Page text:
Ivy league graduate attributes success to scholarship from Winter Wine Fest

Reporter: Lindsey Sablan
Published: Updated:
Regine Francois, former student at Guadalupe Center

With almost $200 million raised in 20 years, the stats behind the Naples Winter Wine Festival are pretty impressive.

As the festival kicks off this weekend, we hear from Regine Francois, a woman whose dream was made possible all because of the event.

“I remember one night, we shared a bag of potato chips and margarine for dinner. There was no electricity in the house,” said Regine Francois.

Now, Francois has just graduated from an Ivy league school with zero debt, and lives in New York City, all thanks to a full ride.

Her parents moved from Haiti, her dad picked peppers and her mom was a housekeeper.

She was one of six children, and they didn’t have much, but her parents still held high expectations.

“I remember in third grade my parents sat me down and told me that we can’t afford a college education for you but we want you to go to college,” said Francois.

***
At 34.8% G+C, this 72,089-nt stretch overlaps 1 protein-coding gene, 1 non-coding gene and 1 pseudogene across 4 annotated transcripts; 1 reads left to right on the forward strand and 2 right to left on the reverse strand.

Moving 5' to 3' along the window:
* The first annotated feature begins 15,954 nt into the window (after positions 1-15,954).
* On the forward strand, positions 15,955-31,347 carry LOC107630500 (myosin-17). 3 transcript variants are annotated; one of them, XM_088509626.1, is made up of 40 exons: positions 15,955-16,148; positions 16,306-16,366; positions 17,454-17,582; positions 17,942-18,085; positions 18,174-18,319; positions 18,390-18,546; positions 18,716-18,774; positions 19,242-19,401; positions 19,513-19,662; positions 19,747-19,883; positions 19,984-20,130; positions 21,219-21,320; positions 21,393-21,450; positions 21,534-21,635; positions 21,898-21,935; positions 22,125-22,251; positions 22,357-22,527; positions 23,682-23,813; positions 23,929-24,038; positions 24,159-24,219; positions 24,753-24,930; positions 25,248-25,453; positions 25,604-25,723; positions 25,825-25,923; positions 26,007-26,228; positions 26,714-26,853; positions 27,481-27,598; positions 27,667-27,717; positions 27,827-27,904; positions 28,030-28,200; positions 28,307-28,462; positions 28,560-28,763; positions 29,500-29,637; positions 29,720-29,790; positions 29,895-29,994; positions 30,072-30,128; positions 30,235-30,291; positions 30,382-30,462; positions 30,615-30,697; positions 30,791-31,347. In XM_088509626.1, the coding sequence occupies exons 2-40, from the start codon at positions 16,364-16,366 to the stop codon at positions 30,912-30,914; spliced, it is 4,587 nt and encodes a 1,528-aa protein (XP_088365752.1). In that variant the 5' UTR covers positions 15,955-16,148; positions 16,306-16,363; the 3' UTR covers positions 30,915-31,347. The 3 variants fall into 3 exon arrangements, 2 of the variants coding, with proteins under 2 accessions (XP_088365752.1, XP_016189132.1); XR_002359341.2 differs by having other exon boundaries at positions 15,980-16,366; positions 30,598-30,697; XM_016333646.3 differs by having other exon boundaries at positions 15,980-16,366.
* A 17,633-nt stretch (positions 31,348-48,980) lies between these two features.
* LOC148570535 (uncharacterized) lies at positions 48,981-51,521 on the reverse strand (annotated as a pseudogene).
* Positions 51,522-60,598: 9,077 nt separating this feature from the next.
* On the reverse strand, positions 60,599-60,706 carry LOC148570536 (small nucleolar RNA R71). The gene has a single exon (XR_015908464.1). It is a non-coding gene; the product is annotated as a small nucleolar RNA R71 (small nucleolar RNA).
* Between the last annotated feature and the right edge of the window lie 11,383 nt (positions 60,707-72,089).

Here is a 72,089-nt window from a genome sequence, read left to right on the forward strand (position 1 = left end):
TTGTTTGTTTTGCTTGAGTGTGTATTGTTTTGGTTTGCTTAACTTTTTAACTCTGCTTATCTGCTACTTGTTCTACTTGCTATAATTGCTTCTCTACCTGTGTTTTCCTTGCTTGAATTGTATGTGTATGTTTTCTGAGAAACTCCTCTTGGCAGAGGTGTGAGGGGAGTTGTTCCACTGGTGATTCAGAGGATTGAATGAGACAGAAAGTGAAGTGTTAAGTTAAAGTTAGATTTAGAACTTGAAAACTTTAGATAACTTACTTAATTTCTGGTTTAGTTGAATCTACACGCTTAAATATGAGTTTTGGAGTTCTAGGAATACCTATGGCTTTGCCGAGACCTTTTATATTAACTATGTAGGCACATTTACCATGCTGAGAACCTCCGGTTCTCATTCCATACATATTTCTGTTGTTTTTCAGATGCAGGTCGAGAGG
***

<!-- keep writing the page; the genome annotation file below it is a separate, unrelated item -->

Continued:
That conversation eventually lead Regine to the Guadalupe Center, where she was part of their unique tutor corps program.

“Every year that you’re in the program you can also earn up to $4,000 dollars in college scholarships,” said Francois.

Some of that money comes from the Naples Children and Education Foundation, the non-profit behind the Winter Wine Festival.

The CEO of NCEF, Maria Jimenez-Lara beams with pride talking about Regine. It is their money that pays for programs at forty different non-profits.

“20 years later we now see very clear systems for oral health, for vision care, for primary care for counseling, for after school programs, for early learning,” said Jimenez-Lara.

At Guadalupe Center, a week of day care cost $39.

From early on to college, NCEF’s goal is to make a difference, which is something not lost on Regine.

“That’s what the wine festival really does, funds dreams. My dream,” said Francois.

In order to receive the funding from the festival and NCEF, non-profits like Guadalupe Center must reapply every year and NCF asks where that specific money is going.

You can read more about the people behind the festival in this month’s Gulfshore Life magazine.


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